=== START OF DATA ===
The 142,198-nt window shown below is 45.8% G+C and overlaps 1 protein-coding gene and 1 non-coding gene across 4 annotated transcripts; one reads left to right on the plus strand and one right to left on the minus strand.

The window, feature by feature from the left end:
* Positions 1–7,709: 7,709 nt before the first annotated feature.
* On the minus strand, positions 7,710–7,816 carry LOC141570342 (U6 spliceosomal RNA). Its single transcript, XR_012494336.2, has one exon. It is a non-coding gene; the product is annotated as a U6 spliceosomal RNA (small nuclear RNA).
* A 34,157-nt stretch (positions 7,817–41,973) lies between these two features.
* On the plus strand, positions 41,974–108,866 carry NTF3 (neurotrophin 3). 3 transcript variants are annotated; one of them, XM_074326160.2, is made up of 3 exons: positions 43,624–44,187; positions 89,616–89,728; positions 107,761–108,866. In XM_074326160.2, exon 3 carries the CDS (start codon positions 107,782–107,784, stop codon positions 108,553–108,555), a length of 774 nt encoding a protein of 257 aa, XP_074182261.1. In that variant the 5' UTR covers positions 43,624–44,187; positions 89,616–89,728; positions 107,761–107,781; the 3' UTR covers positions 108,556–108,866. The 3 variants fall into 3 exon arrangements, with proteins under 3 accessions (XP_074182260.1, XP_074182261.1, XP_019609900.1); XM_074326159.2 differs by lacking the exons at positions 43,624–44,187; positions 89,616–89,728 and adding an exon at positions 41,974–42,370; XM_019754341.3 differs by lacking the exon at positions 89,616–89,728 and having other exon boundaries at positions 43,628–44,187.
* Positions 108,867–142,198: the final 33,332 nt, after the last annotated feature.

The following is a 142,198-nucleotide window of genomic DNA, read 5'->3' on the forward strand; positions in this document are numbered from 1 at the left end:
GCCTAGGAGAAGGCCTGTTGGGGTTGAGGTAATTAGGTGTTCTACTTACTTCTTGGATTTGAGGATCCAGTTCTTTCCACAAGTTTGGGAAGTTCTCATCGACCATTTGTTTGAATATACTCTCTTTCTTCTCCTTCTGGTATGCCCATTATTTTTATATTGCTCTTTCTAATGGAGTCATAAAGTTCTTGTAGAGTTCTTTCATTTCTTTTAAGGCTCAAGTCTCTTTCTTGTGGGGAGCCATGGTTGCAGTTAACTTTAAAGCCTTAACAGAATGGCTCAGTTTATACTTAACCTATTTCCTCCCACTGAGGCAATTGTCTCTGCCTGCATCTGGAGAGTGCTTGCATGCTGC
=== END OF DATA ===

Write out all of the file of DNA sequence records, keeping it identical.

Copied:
The 142,198-nt window shown below is 45.8% G+C and overlaps 1 protein-coding gene and 1 non-coding gene across 4 annotated transcripts; one reads left to right on the plus strand and one right to left on the minus strand.

The window, feature by feature from the left end:
* Positions 1–7,709: 7,709 nt before the first annotated feature.
* On the minus strand, positions 7,710–7,816 carry LOC141570342 (U6 spliceosomal RNA). Its single transcript, XR_012494336.2, has one exon. It is a non-coding gene; the product is annotated as a U6 spliceosomal RNA (small nuclear RNA).
* A 34,157-nt stretch (positions 7,817–41,973) lies between these two features.
* On the plus strand, positions 41,974–108,866 carry NTF3 (neurotrophin 3). 3 transcript variants are annotated; one of them, XM_074326160.2, is made up of 3 exons: positions 43,624–44,187; positions 89,616–89,728; positions 107,761–108,866. In XM_074326160.2, exon 3 carries the CDS (start codon positions 107,782–107,784, stop codon positions 108,553–108,555), a length of 774 nt encoding a protein of 257 aa, XP_074182261.1. In that variant the 5' UTR covers positions 43,624–44,187; positions 89,616–89,728; positions 107,761–107,781; the 3' UTR covers positions 108,556–108,866. The 3 variants fall into 3 exon arrangements, with proteins under 3 accessions (XP_074182260.1, XP_074182261.1, XP_019609900.1); XM_074326159.2 differs by lacking the exons at positions 43,624–44,187; positions 89,616–89,728 and adding an exon at positions 41,974–42,370; XM_019754341.3 differs by lacking the exon at positions 89,616–89,728 and having other exon boundaries at positions 43,628–44,187.
* Positions 108,867–142,198: the final 33,332 nt, after the last annotated feature.

The following is a 142,198-nucleotide window of genomic DNA, read 5'->3' on the forward strand; positions in this document are numbered from 1 at the left end:
GCCTAGGAGAAGGCCTGTTGGGGTTGAGGTAATTAGGTGTTCTACTTACTTCTTGGATTTGAGGATCCAGTTCTTTCCACAAGTTTGGGAAGTTCTCATCGACCATTTGTTTGAATATACTCTCTTTCTTCTCCTTCTGGTATGCCCATTATTTTTATATTGCTCTTTCTAATGGAGTCATAAAGTTCTTGTAGAGTTCTTTCATTTCTTTTAAGGCTCAAGTCTCTTTCTTGTGGGGAGCCATGGTTGCAGTTAACTTTAAAGCCTTAACAGAATGGCTCAGTTTATACTTAACCTATTTCCTCCCACTGAGGCAATTGTCTCTGCCTGCATCTGGAGAGTGCTTGCATGCTGC